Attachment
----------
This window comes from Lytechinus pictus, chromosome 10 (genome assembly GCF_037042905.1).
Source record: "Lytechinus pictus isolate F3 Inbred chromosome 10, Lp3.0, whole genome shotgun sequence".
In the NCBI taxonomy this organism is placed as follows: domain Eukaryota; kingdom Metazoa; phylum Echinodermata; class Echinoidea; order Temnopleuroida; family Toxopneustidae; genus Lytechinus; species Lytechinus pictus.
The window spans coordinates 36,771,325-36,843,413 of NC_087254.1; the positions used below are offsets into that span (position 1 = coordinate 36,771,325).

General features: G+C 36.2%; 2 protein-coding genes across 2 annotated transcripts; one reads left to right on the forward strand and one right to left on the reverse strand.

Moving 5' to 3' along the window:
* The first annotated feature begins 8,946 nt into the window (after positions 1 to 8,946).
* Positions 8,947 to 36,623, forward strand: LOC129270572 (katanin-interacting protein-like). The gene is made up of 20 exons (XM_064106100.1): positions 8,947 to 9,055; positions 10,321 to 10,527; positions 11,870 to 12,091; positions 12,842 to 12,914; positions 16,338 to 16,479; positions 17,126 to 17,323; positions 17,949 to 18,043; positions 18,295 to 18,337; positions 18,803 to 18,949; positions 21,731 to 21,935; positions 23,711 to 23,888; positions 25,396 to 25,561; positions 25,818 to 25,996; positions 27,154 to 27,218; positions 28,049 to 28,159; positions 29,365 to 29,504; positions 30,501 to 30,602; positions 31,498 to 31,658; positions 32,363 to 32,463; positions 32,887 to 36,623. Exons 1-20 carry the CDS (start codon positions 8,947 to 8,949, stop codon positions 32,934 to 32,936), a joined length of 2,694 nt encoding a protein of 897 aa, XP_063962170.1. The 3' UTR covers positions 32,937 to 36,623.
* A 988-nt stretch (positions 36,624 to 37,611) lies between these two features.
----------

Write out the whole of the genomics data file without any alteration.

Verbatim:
This window comes from Lytechinus pictus, chromosome 10 (genome assembly GCF_037042905.1).
Source record: "Lytechinus pictus isolate F3 Inbred chromosome 10, Lp3.0, whole genome shotgun sequence".
In the NCBI taxonomy this organism is placed as follows: domain Eukaryota; kingdom Metazoa; phylum Echinodermata; class Echinoidea; order Temnopleuroida; family Toxopneustidae; genus Lytechinus; species Lytechinus pictus.
The window spans coordinates 36,771,325-36,843,413 of NC_087254.1; the positions used below are offsets into that span (position 1 = coordinate 36,771,325).

General features: G+C 36.2%; 2 protein-coding genes across 2 annotated transcripts; one reads left to right on the forward strand and one right to left on the reverse strand.

Moving 5' to 3' along the window:
* The first annotated feature begins 8,946 nt into the window (after positions 1 to 8,946).
* Positions 8,947 to 36,623, forward strand: LOC129270572 (katanin-interacting protein-like). The gene is made up of 20 exons (XM_064106100.1): positions 8,947 to 9,055; positions 10,321 to 10,527; positions 11,870 to 12,091; positions 12,842 to 12,914; positions 16,338 to 16,479; positions 17,126 to 17,323; positions 17,949 to 18,043; positions 18,295 to 18,337; positions 18,803 to 18,949; positions 21,731 to 21,935; positions 23,711 to 23,888; positions 25,396 to 25,561; positions 25,818 to 25,996; positions 27,154 to 27,218; positions 28,049 to 28,159; positions 29,365 to 29,504; positions 30,501 to 30,602; positions 31,498 to 31,658; positions 32,363 to 32,463; positions 32,887 to 36,623. Exons 1-20 carry the CDS (start codon positions 8,947 to 8,949, stop codon positions 32,934 to 32,936), a joined length of 2,694 nt encoding a protein of 897 aa, XP_063962170.1. The 3' UTR covers positions 32,937 to 36,623.
* A 988-nt stretch (positions 36,624 to 37,611) lies between these two features.